Wednesday, July 09, 2008

Non-Parent Care May Spur Infant Weight Gain

(previously published here at

Aspects of modern family life, from stay-at-home parenting to childhood obesity, are increasingly residents of the public awareness, spurring conversation, influencing decisions, and permeating how we manage time in the workplace.

It may come as little surprise, then, that a new report in the Archives of Pediatric Medicine, one of the JAMA/Archives journals, has found a connection between child care by someone other than a parent and higher infant weight gain.

Nine-month-old infants regularly cared for by either a parent or a non-parent figure were observed during the study, conducted by researchers Juhee Kim, Sc.D., of the University of Illinois at Urbana-Champaign, and Karen E. Peterson of the Harvard School of Public Health, Boston, over the course of one year, during 2001 and 2002.

During regular home visits, the infants were weighed and measured and each respective primary caregiver provided information regarding type and intensity of child care, which included feeding practices.

The increase in weight came from what the researchers noted were higher rates of unfavorable feeding practices with the infants by non-parent regular caregivers.

"Infants who initiated child care at younger than three months were less likely to have been breastfed and were more likely to have received early introduction of solid foods than those in parental care," wrote the authors. Early introduction to solid foods is considered in the study to be a risk factor for weight gain, and both the National Institute of Child Health and Human Development and the American Academy of Family Physicians support breastfeeding for the first six months of care by women who don't have health problems.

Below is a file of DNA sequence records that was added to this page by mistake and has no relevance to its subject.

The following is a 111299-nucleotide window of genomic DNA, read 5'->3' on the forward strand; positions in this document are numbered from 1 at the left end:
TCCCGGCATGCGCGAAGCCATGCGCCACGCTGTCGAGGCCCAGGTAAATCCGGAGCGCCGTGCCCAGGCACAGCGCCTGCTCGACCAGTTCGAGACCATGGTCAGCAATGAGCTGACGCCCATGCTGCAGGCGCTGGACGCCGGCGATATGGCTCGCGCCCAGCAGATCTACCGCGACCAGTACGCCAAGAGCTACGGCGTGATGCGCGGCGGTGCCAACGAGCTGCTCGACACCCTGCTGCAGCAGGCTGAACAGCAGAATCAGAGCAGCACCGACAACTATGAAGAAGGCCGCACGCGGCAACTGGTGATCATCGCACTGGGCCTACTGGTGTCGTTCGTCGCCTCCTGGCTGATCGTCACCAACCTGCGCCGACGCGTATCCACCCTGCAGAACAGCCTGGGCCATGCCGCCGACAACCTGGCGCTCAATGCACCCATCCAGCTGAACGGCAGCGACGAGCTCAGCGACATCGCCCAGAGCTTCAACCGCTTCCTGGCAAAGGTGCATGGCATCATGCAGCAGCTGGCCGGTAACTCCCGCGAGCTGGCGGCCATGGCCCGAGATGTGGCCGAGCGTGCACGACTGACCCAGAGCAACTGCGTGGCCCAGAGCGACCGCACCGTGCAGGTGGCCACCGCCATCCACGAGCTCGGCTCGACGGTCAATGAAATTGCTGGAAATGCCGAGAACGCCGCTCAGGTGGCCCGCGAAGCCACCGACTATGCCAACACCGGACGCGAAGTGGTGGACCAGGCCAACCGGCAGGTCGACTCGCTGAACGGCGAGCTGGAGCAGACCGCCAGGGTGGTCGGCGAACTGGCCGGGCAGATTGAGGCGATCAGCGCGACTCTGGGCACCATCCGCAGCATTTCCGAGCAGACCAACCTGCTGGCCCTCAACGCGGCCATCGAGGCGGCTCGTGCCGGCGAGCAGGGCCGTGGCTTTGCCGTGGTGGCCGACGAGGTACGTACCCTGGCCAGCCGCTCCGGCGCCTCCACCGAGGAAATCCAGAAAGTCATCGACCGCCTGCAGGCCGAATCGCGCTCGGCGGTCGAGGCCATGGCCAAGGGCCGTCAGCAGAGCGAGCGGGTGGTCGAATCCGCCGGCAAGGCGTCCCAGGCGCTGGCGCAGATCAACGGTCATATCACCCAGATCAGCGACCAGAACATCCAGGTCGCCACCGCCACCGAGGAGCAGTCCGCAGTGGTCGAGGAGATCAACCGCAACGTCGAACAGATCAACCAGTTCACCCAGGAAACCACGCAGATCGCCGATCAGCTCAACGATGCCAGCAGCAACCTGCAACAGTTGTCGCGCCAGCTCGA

Compared to infants who were cared for by parents, those in part-time care gained 174 grams (around 0.4 pounds) more weight, while infants cared for by relatives gained 162 grams (or around 0.35 pounds) more weight, were less likely to begin breastfeeding and also had a higher rate of early introduction to solid foods.

Out of 8,150 nine-month-old infants evaluated during home visits over the study period, a total of 55.3 percent of the infants evaluated received regular child care from a non-parent figure. Of these, half received full-time child care, 40.3 percent began care before 3 months of age, 39.3 percent began care between 3 and 5.9 months of age, and 20.7 percent began care at 6 months of age or older.

"Our study results provide new evidence that child care influences both infant feeding practices and risk of [becoming] overweight at least during infancy," the authors wrote in their conclusion.

According to background info in the study, almost 75 percent of infants in their first year of life receive some form of child care by individuals not their parents. In addition, the authors describe how child care is often associated with positive cognitive and language development, as well as strength in the social, emotional and academic realms.

As the first available study into the relationship between child care, feeding practices and infants' weight, both Dr. Kim and Dr. Peterson consider their findings to be simply a first step in understanding at least some of the factors that may lead up to a child being overweight. "Child care factors were associated with unfavorable infant feeding practices and more weight gain during the first year of life," they said, "[and] the effects ... warrant longer follow-up to determine subsequent risk [of such increased weight]."

Heather Chin can be reached at

©The Evening Bulletin 2008

No comments: